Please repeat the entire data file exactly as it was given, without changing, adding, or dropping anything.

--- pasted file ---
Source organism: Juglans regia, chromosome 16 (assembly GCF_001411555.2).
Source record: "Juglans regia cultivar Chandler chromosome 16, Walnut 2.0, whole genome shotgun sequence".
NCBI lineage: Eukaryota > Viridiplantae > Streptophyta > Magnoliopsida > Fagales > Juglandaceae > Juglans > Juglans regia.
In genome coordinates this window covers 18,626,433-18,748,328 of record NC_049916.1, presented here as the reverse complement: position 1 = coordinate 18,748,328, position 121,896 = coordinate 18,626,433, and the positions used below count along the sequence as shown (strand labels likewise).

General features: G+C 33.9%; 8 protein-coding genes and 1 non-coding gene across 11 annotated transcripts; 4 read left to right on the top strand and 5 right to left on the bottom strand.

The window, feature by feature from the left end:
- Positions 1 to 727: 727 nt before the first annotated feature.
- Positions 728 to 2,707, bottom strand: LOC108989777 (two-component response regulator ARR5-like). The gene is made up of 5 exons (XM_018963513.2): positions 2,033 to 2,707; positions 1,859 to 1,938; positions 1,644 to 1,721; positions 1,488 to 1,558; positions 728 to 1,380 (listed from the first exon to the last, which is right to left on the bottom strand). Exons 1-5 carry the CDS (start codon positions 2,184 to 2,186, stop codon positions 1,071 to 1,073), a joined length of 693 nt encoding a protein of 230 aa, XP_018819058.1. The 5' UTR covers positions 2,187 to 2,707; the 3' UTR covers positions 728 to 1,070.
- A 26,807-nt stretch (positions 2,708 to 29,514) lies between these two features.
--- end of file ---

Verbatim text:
Source organism: Juglans regia, chromosome 16 (assembly GCF_001411555.2).
Source record: "Juglans regia cultivar Chandler chromosome 16, Walnut 2.0, whole genome shotgun sequence".
NCBI lineage: Eukaryota > Viridiplantae > Streptophyta > Magnoliopsida > Fagales > Juglandaceae > Juglans > Juglans regia.
In genome coordinates this window covers 18,626,433-18,748,328 of record NC_049916.1, presented here as the reverse complement: position 1 = coordinate 18,748,328, position 121,896 = coordinate 18,626,433, and the positions used below count along the sequence as shown (strand labels likewise).

General features: G+C 33.9%; 8 protein-coding genes and 1 non-coding gene across 11 annotated transcripts; 4 read left to right on the top strand and 5 right to left on the bottom strand.

The window, feature by feature from the left end:
- Positions 1 to 727: 727 nt before the first annotated feature.
- Positions 728 to 2,707, bottom strand: LOC108989777 (two-component response regulator ARR5-like). The gene is made up of 5 exons (XM_018963513.2): positions 2,033 to 2,707; positions 1,859 to 1,938; positions 1,644 to 1,721; positions 1,488 to 1,558; positions 728 to 1,380 (listed from the first exon to the last, which is right to left on the bottom strand). Exons 1-5 carry the CDS (start codon positions 2,184 to 2,186, stop codon positions 1,071 to 1,073), a joined length of 693 nt encoding a protein of 230 aa, XP_018819058.1. The 5' UTR covers positions 2,187 to 2,707; the 3' UTR covers positions 728 to 1,070.
- A 26,807-nt stretch (positions 2,708 to 29,514) lies between these two features.